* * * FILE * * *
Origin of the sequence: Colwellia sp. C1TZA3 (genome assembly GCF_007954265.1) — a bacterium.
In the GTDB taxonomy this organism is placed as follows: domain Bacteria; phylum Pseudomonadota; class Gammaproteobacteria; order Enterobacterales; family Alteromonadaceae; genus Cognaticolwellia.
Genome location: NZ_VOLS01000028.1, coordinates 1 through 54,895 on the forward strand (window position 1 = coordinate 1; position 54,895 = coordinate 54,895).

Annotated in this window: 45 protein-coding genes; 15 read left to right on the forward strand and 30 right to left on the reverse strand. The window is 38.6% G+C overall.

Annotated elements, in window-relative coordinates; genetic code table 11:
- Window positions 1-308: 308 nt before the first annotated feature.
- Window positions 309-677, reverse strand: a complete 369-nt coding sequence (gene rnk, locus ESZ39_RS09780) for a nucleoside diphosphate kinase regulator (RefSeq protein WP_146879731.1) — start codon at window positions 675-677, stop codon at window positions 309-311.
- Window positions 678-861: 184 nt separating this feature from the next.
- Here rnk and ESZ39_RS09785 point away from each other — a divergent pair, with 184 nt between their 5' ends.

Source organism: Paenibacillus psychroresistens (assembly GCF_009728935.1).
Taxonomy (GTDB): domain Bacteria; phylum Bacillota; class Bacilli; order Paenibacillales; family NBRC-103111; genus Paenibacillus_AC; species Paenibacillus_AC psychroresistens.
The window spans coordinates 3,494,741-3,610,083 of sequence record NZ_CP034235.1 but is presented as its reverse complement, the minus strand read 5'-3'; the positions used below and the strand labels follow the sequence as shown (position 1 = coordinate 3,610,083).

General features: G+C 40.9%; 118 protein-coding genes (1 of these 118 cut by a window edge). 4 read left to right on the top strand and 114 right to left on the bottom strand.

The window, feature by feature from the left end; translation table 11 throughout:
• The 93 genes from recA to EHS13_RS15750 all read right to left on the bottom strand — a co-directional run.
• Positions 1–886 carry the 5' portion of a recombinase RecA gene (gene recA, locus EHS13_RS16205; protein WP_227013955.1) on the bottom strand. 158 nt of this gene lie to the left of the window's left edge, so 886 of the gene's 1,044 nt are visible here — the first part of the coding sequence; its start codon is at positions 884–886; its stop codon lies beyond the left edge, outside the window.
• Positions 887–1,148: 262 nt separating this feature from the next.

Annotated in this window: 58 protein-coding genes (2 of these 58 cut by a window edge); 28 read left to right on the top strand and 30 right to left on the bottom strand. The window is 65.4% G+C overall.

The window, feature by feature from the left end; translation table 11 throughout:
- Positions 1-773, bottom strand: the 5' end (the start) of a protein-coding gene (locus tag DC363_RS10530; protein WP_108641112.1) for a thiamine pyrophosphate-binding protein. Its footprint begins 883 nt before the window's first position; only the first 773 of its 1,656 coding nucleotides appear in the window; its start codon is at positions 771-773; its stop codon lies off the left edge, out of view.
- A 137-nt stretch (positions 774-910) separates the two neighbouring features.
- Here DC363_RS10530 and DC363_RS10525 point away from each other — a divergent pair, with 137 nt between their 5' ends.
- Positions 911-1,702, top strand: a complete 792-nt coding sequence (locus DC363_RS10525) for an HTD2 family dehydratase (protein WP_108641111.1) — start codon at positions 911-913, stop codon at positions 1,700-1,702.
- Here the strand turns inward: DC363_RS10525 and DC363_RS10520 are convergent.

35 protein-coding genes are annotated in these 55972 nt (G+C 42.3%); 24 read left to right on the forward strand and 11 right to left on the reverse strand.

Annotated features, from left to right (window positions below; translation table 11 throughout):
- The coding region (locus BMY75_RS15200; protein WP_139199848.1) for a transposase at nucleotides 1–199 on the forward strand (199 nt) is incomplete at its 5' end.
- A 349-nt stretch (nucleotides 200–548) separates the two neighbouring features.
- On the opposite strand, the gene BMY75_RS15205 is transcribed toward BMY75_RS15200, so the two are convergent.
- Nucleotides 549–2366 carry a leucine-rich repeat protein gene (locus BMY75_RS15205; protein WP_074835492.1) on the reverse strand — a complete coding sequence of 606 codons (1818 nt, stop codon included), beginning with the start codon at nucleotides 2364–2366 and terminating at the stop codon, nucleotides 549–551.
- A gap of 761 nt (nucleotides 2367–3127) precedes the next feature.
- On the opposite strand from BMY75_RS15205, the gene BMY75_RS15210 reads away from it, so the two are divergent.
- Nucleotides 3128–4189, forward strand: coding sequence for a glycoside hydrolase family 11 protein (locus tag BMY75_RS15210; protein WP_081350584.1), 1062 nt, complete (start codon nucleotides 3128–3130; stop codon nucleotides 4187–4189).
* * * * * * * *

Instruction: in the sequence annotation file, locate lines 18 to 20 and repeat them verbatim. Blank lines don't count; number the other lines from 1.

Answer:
Annotated in this window: 58 protein-coding genes (2 of these 58 cut by a window edge); 28 read left to right on the top strand and 30 right to left on the bottom strand. The window is 65.4% G+C overall.

The window, feature by feature from the left end; translation table 11 throughout:
- Positions 1-773, bottom strand: the 5' end (the start) of a protein-coding gene (locus tag DC363_RS10530; protein WP_108641112.1) for a thiamine pyrophosphate-binding protein. Its footprint begins 883 nt before the window's first position; only the first 773 of its 1,656 coding nucleotides appear in the window; its start codon is at positions 771-773; its stop codon lies off the left edge, out of view.